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When the "Roseanne" reboot was announced, fans wondered how the new episodes would address the controversial events of the show's 1997 finale.
The original series wrapped its nine-season run with a surprising revelation: Most of the show was really a story Roseanne had been writing based on the Conners' lives — and beloved patriarch Dan had actually died a year before.
Fortunately, the revival's premiere, which aired Tuesday night, simply gives a winky nod to the finale while keeping John Goodman's character very much alive — and Goodman's TV kids couldn't be happier.
"I think it’s funny everyone asks, 'How do you feel about the idea of John Goodman coming back?' or, 'How are they going to bring him back?' And I think the truth is, none of us care," Michael Fishman (aka D.J. Conner) told TODAY. "We just want Goody. We want Dan Conner alive, because we want that whole family unit. So as long as he was going to be there, we were kind of OK with whatever writers came up with. We’ll just trust them."
"I was pretty sure that he was not going to be a ghost or a zombie — but I wanted my dad back, dammit, and I got him, so that’s pretty cool," Lecy Goranson (Becky No. 1) told TODAY.
The reboot's writers also had to figure out how to include Goranson and Sarah Chalke, who famously took turns playing Becky Conner. While Goranson reprises the part of Becky, Chalke steps into a new role as a wealthy woman who hires her to be her surrogate.
"I wanted them to bring back both of us — not as Becky," Goranson said. "But I thought it would be fun for the fans to see us together. I mean there was that one episode where we did a Patty Duke thing together and dressed alike. But we didn’t get a chance to be in the same place on the same stage, and it was really, really fun. I mean Sarah’s a trip. She’s good times. And we both have a lot of energy and we both like to laugh. It was a sheer delight working with her."
Fishman added, "I think it’s a really interesting dynamic because Sarah Chalke wanting a surrogate and picking Becky is such a great dynamic and the two of them together are fantastic. But they never got to work together before, so it’s like watching a new relationship where you know the people, but now you’re meeting them in this new, unique way."
D.J. is now married to Geena, whom viewers remember as the classmate he once refused to kiss in a school play because she was black.
“It’s funny because Roseanne and I have talked for years, and we always talked about D.J. potentially being in an interracial marriage," said Fishman. "And I think that’s really important because that’s what families look like now. They’re diverse. They’re really complex. It’s not this static thing that you see on most shows on television, so I was really excited for that. And I think it’s a good callback to the show. I feel so lucky to be gifted that from the writers because I think it gives us so much depth to play with and a whole new series of interactions and complex character traits."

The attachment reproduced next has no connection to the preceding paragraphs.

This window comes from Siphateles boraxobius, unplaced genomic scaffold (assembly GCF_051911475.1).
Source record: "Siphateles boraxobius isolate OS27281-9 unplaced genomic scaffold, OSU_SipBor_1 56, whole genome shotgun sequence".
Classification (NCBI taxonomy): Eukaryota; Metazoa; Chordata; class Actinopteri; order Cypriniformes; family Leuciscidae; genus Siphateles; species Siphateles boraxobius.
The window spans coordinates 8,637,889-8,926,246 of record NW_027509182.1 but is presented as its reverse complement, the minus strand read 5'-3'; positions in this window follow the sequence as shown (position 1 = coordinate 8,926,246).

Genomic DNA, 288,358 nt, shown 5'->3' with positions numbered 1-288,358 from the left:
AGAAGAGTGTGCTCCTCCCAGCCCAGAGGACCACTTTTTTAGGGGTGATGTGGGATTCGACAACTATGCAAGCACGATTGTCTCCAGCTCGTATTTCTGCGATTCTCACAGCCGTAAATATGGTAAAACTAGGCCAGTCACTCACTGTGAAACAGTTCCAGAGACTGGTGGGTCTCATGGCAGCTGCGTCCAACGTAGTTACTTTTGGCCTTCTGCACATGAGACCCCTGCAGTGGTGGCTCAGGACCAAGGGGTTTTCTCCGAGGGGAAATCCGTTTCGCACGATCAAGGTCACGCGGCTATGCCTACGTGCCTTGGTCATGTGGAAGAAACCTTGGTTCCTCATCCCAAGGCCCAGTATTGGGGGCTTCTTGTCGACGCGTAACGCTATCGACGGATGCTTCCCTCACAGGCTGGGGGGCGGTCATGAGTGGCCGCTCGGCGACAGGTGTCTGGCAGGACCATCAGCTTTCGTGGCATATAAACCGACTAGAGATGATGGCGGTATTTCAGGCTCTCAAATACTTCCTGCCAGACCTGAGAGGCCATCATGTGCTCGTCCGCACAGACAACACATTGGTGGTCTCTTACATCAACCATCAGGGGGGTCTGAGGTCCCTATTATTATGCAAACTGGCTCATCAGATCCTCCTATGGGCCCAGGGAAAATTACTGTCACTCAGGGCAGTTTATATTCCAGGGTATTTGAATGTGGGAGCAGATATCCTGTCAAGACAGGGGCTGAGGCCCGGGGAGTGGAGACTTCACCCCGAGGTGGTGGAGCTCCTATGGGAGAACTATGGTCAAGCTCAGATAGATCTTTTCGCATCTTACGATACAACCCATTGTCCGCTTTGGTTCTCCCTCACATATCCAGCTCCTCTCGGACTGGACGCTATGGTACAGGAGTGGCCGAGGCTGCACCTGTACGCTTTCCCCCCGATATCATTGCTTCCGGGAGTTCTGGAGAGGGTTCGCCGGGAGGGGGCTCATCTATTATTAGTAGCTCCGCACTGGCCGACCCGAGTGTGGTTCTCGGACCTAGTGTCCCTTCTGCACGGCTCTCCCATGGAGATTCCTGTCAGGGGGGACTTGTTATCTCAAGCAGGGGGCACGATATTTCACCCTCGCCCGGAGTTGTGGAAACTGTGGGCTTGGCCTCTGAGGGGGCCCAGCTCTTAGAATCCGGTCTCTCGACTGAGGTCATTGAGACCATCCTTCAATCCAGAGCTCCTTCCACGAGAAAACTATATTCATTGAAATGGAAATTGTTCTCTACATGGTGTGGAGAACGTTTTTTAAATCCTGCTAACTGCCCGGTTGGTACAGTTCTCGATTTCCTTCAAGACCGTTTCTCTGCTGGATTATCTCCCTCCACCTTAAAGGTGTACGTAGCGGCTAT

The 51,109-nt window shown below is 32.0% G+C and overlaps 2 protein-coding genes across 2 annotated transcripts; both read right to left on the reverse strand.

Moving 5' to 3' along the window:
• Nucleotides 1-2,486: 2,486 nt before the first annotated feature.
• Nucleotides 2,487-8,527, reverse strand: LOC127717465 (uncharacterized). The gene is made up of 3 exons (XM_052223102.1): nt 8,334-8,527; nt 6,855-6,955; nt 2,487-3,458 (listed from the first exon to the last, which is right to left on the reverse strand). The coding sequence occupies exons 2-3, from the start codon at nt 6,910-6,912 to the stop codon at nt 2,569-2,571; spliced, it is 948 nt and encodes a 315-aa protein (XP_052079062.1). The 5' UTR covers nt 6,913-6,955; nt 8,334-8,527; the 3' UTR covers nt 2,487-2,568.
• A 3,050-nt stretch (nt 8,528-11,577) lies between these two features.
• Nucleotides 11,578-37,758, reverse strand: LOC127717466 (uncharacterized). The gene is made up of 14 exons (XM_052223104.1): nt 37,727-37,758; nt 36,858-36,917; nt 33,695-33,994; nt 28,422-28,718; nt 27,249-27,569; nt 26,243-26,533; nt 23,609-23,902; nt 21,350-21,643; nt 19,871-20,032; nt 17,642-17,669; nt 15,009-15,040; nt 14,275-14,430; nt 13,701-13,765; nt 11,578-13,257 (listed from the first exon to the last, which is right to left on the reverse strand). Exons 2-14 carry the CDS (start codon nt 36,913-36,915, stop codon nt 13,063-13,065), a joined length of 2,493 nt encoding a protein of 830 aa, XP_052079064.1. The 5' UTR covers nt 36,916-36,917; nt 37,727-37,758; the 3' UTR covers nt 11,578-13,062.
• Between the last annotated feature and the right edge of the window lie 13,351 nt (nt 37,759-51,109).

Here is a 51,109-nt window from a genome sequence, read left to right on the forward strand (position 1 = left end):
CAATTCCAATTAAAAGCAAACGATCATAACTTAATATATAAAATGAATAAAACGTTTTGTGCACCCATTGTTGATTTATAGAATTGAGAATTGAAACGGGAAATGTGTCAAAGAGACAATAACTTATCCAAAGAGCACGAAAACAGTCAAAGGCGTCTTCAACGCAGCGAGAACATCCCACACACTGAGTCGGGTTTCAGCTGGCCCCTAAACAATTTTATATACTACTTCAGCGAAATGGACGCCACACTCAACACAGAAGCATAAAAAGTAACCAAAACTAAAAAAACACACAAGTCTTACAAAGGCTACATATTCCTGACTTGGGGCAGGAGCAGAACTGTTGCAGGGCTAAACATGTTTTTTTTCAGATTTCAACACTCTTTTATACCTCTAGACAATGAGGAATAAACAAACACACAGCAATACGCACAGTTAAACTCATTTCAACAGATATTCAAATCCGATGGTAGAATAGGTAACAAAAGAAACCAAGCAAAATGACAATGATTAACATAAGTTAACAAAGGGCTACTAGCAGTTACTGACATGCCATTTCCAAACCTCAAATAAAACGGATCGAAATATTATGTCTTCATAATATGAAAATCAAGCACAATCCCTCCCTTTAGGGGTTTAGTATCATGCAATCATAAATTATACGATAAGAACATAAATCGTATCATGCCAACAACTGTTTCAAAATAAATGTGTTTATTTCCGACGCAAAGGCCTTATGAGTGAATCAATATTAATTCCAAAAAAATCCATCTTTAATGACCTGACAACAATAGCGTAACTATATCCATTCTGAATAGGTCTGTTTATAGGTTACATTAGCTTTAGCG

Now that the Conner kids are grown up, there's a new group of child actors making their debut as Roseanne and Dan's grandchildren. Emma Kenney and Ames McNamara play Darlene's daughter and son, and Jayden Rey plays D.J.'s daughter.
"It is reflective for me and Sara Gilbert and Michael Fishman to see the young kids," Goranson said. "It reminds us of ourselves at that age. They’re Darlene and D.J.’s kids, respectively, but they also have these big brothers and sisters in us who are looking after them, trying to make sure they’re OK and staying grounded and happy. They’re just really great people, too."
But neither Goranson nor Fishman feels the need to give them acting pointers.
"I think when you watch Roseanne and John Goodman and Laurie Metcalf work on a day-to-day basis, and then you watch how good Sara Gilbert is, and Lecy Goranson, there’s just so much talent," Fishman said. "The best thing you can do is watch. Most of my advice is about how to handle what comes next and how to handle dealing with the pressure and publicity and the crew and trying to be a professional, trying to teach these kids to have fun and be a kid but still get your job done."
So, what's the best part about being back on the show?
"It’s being together with the people you love," Fishman said. "They say you can’t go home again, but in a way we kind of all did go home. And we all feel so comfortable together."
For Goranson, it's been "a combination of reminiscing and remembering so many great memories and inside jokes and fun things and not fun things that happened, and then just being able to re-establish our relationships and to hang out as a family again."
She added, "It’s a blessing every single day that we’re together."